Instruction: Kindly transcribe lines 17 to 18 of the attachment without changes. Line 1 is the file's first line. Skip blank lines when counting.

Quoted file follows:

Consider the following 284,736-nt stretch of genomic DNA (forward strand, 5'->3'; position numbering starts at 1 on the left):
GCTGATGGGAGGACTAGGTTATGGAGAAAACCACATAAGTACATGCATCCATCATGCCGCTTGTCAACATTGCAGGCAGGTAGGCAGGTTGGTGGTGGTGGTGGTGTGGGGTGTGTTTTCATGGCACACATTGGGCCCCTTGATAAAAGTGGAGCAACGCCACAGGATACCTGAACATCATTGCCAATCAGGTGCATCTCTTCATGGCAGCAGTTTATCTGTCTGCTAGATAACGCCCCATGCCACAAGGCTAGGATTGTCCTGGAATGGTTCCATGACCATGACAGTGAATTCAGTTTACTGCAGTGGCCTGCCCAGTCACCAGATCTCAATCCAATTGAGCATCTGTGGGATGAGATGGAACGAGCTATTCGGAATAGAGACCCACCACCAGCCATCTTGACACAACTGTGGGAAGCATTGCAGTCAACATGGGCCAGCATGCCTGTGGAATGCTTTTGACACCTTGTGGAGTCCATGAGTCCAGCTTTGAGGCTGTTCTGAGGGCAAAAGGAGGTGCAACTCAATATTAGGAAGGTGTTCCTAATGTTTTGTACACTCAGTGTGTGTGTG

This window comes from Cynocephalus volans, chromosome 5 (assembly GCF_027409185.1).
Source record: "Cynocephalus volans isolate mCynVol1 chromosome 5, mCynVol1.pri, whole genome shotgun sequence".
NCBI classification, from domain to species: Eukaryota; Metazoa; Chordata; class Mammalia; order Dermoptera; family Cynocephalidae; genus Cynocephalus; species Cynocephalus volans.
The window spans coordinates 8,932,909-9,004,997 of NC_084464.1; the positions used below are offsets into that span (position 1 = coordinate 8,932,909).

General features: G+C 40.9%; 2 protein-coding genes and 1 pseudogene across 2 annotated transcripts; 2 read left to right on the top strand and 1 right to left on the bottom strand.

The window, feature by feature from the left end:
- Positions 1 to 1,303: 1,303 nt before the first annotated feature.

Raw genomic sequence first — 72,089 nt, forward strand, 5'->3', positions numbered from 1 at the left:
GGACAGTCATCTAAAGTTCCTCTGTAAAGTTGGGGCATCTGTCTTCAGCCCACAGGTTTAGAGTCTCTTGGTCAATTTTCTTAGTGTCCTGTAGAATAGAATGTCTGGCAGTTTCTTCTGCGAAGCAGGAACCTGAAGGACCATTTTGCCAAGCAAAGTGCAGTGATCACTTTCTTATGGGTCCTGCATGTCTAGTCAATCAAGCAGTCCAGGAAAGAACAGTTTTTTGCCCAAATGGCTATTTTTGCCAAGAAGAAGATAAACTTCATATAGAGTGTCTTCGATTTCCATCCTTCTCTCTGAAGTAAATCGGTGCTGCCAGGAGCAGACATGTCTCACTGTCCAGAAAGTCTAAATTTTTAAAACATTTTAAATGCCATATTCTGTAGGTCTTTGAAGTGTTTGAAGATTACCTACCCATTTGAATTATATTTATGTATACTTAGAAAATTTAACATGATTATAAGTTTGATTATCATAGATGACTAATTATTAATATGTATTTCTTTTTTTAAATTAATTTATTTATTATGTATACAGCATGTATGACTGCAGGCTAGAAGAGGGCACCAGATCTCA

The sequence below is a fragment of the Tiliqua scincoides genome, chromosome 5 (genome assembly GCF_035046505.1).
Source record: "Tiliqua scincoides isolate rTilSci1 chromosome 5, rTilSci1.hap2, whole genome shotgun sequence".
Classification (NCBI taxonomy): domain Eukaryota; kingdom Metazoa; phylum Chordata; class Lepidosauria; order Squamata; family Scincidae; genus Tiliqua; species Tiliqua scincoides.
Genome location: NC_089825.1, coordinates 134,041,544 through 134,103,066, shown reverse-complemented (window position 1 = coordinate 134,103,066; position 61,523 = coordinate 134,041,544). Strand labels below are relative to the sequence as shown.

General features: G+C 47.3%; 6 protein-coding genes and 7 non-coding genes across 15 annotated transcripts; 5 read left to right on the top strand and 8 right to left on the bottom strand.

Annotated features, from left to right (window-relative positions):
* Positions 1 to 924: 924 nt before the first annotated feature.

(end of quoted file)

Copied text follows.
Annotated features, from left to right (window-relative positions):
* Positions 1 to 924: 924 nt before the first annotated feature.